Wendell Niles

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Wendell Niles
Publicity Photo of Wendell Niles
BornDecember 29, 1904
DiedMarch 28, 1994 (aged 89)
EducationNew York University, University of Montana
Occupation(s)Radio and TV announcer

Wendell Niles (December 29, 1904[citation needed] – March 28, 1994) was an announcer during the American golden age of radio and later in television.

Early years[edit]

Niles was born in Livingston, Montana and grew up there. He attended New York University and the University of Montana.[1]


Niles worked on such radio shows as The Charlotte Greenwood Show, Hedda Hopper's Hollywood,[2] The Adventures of Philip Marlowe,[3] The Man Called X,[4] The Bob Hope Show, The Burns & Allen Show, The Milton Berle Show and The Chase and Sanborn Hour. On February 15, 1950, Wendell starred in the radio pilot for The Adventures of the Scarlet Cloak along with Gerald Mohr.

He began in entertainment by touring in the 1920s with his own orchestra,[5] playing with the Dorsey Brothers and Bix Beiderbecke.

In the early 1930s, Niles was an announcer at radio station KOL in Seattle. He moved to Los Angeles, California, in 1935 to join George Burns and Gracie Allen.[5]

He and his brother, Ken Niles, developed one of the first radio dramas, which eventually became Theatre of the Mind.[6]

He toured with Bob Hope during World War II and narrated a 1936 Academy Award-winning short film on the life of tennis great Bill Tilden. Niles and Don Pridle were co-hosts of the ABC radio program Icebox Follies in 1945.[7]

Among his film credits are Knute Rockne, All American (1940) with Ronald Reagan and Hollywood or Bust (the last Martin & Lewis comedy, 1956) as himself.[8]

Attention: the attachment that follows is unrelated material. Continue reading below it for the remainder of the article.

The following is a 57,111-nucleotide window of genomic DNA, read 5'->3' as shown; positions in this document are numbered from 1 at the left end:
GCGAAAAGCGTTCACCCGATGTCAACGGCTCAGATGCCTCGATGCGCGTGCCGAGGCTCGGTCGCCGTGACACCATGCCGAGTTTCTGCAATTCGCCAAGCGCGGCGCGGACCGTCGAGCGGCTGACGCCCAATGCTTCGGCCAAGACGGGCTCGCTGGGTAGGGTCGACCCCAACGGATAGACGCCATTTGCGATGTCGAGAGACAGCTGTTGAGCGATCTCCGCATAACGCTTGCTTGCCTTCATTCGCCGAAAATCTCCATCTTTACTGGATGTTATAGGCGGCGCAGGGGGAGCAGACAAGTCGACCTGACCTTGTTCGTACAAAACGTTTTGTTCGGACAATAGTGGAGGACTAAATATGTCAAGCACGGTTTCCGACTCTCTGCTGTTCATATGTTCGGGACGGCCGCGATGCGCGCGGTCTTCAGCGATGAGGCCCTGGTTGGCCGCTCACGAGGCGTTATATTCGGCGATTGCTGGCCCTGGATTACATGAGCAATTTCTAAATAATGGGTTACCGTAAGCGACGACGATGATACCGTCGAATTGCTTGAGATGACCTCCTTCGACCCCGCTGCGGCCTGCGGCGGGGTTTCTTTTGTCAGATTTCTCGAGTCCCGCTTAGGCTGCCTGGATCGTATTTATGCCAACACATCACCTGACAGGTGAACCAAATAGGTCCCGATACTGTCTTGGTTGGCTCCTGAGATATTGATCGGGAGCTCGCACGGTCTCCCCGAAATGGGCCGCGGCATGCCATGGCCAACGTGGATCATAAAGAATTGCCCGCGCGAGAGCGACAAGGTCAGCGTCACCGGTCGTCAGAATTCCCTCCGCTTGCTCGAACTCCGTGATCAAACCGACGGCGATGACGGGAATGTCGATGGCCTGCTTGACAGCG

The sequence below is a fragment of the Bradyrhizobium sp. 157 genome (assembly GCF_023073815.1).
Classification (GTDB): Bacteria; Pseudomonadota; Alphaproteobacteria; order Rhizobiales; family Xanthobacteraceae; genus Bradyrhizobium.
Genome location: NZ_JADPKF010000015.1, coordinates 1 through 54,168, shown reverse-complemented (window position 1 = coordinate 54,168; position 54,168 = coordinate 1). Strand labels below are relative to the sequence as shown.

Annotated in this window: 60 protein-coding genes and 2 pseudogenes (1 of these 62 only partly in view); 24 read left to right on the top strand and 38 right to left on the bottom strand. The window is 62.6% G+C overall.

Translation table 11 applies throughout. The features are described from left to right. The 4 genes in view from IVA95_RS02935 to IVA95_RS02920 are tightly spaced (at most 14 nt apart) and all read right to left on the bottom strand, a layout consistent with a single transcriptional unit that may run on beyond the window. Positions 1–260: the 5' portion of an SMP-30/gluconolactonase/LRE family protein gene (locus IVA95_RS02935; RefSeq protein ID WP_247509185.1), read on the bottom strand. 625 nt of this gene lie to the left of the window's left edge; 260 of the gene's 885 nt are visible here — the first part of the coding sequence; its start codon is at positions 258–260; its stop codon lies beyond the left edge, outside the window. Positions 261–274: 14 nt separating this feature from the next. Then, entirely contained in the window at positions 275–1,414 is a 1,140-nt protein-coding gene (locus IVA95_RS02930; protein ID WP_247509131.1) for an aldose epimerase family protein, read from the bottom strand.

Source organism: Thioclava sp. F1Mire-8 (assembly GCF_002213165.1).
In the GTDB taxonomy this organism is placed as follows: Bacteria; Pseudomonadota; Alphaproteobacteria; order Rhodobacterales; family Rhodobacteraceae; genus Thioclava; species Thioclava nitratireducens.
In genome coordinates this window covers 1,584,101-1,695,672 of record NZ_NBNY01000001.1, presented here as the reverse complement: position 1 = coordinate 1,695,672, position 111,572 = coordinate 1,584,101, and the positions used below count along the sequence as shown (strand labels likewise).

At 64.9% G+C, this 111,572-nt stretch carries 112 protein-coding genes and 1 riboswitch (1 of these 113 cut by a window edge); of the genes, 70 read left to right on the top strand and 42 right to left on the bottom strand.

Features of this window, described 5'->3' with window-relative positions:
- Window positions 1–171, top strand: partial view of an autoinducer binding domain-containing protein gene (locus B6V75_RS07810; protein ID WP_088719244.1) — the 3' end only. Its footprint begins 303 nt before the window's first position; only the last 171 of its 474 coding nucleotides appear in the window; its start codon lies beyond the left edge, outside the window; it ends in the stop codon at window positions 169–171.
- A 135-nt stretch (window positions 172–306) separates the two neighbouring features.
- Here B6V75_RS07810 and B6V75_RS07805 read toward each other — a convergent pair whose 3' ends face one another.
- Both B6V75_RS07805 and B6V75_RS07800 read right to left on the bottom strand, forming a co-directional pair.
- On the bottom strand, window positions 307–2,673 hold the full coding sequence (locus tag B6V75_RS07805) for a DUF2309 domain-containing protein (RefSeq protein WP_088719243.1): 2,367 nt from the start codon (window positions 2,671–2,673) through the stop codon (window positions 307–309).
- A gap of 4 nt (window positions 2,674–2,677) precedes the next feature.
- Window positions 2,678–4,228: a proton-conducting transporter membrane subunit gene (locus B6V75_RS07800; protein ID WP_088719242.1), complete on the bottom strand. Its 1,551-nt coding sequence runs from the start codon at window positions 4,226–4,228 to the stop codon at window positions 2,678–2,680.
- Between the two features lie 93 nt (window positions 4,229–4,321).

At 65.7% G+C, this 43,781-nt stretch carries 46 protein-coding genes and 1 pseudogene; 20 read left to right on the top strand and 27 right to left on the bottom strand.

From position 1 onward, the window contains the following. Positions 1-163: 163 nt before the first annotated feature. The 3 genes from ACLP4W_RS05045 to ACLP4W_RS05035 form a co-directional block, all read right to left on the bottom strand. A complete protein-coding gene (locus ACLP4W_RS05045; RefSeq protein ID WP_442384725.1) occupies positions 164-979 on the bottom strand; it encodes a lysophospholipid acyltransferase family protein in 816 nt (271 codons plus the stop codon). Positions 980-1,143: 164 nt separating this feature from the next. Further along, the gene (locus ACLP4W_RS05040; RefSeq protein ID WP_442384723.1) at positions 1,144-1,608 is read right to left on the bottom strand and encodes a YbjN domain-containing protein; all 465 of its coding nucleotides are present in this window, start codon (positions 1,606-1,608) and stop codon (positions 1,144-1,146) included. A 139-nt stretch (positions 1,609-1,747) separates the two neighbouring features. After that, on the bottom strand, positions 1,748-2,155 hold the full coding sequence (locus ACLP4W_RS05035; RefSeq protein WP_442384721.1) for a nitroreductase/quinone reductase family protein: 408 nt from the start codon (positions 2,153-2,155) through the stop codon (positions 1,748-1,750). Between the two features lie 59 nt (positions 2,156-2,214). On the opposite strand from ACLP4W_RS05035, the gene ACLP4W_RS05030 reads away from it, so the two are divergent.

Wendell Niles was the announcer for TV's "America's Show Of Surprises"... It Could Be You, and for the Hatos-Hall production Your First Impression. Niles was also the original announcer for Let's Make a Deal during that show's first season in 1963 and 1964; he was later replaced by Jay Stewart.[9]

Niles and his brother, Ken, are the first brothers to have stars on the Hollywood Walk of Fame.[citation needed]


Niles died of Parkinson's disease in his Toluca Lake, California home at the age of 89.[8]

Selected filmography[edit]



  1. ^ Golden, Luther (March 18, 1968). "Familiar Voice To Play Golf". The Pensacola News. Florida, Pensacola. p. 11. Retrieved 16 August 2019 – via Newspapers.com.
  2. ^ West, Virginia (November 4, 1945). "KECA mike memos" (PDF). Radio Life. Retrieved 17 April 2015.
  3. ^ Dunning, John (1998). On the Air: The Encyclopedia of Old-Time Radio (Revised ed.). New York, NY: Oxford University Press. p. 12. ISBN 978-0-19-507678-3. Retrieved 2019-10-16.
  4. ^ Wilk, Ralph (January 2, 1948). "Los Angeles" (PDF). Radio Daily. Archived from the original (PDF) on November 27, 2014. Retrieved 12 January 2015.
  5. ^ a b Brady, David E. (March 31, 1994). "Wendell Niles, Veteran of Radio and TV, Dies". The Los Angeles Times. California, Los Angeles. p. B 5. Retrieved 16 August 2019 – via Newspapers.com.
  6. ^ "Wendell Niles". latimes.com. Retrieved 2023-11-12.
  7. ^ "'Icebox Follies' Shifts To Sunday". The Jackson Sun. June 17, 1945. p. 24. Retrieved October 21, 2022 – via Newspapers.com.
  8. ^ a b T. H. R. Staff (2019-02-08). "Wendell Niles Jr., Producer for Film and Television, Dies at 88". The Hollywood Reporter. Retrieved 2023-11-12.
  9. ^ "Wendell Niles". Phi Delta Theta Museum. Retrieved 2023-11-12.

External links[edit]